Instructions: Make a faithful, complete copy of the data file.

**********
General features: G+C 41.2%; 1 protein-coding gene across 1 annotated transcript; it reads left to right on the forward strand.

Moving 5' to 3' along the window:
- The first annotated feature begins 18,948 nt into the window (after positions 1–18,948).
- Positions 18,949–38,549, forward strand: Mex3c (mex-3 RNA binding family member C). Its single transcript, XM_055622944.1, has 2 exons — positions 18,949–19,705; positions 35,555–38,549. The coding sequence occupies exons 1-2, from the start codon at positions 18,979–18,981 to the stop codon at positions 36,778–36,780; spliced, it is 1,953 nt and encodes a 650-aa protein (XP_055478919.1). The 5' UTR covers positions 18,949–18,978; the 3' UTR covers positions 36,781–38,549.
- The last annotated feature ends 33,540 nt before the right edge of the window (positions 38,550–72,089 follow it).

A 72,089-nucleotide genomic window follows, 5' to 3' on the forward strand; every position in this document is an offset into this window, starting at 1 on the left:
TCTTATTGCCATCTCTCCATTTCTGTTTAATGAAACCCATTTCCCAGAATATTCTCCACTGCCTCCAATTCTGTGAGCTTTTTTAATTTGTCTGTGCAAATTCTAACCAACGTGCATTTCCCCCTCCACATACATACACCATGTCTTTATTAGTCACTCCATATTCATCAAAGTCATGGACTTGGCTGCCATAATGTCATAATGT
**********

General features: G+C 41.2%; 1 protein-coding gene across 1 annotated transcript; it reads left to right on the forward strand.

Moving 5' to 3' along the window:
- The first annotated feature begins 18,948 nt into the window (after positions 1–18,948).
- Positions 18,949–38,549, forward strand: Mex3c (mex-3 RNA binding family member C). Its single transcript, XM_055622944.1, has 2 exons — positions 18,949–19,705; positions 35,555–38,549. The coding sequence occupies exons 1-2, from the start codon at positions 18,979–18,981 to the stop codon at positions 36,778–36,780; spliced, it is 1,953 nt and encodes a 650-aa protein (XP_055478919.1). The 5' UTR covers positions 18,949–18,978; the 3' UTR covers positions 36,781–38,549.
- The last annotated feature ends 33,540 nt before the right edge of the window (positions 38,550–72,089 follow it).

A 72,089-nucleotide genomic window follows, 5' to 3' on the forward strand; every position in this document is an offset into this window, starting at 1 on the left:
TCTTATTGCCATCTCTCCATTTCTGTTTAATGAAACCCATTTCCCAGAATATTCTCCACTGCCTCCAATTCTGTGAGCTTTTTTAATTTGTCTGTGCAAATTCTAACCAACGTGCATTTCCCCCTCCACATACATACACCATGTCTTTATTAGTCACTCCATATTCATCAAAGTCATGGACTTGGCTGCCATAATGTCATAATGT